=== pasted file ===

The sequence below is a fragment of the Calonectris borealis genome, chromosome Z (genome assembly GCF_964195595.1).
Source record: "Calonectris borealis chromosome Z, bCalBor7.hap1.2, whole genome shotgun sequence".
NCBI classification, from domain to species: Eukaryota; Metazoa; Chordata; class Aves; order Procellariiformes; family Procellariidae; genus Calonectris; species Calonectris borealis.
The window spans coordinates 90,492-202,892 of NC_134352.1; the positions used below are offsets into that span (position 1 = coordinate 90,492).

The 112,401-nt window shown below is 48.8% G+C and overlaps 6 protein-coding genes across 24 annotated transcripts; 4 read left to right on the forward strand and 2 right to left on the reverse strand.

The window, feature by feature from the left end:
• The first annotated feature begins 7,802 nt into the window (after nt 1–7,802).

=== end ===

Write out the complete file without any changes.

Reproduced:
The sequence below is a fragment of the Calonectris borealis genome, chromosome Z (genome assembly GCF_964195595.1).
Source record: "Calonectris borealis chromosome Z, bCalBor7.hap1.2, whole genome shotgun sequence".
NCBI classification, from domain to species: Eukaryota; Metazoa; Chordata; class Aves; order Procellariiformes; family Procellariidae; genus Calonectris; species Calonectris borealis.
The window spans coordinates 90,492-202,892 of NC_134352.1; the positions used below are offsets into that span (position 1 = coordinate 90,492).

The 112,401-nt window shown below is 48.8% G+C and overlaps 6 protein-coding genes across 24 annotated transcripts; 4 read left to right on the forward strand and 2 right to left on the reverse strand.

The window, feature by feature from the left end:
• The first annotated feature begins 7,802 nt into the window (after nt 1–7,802).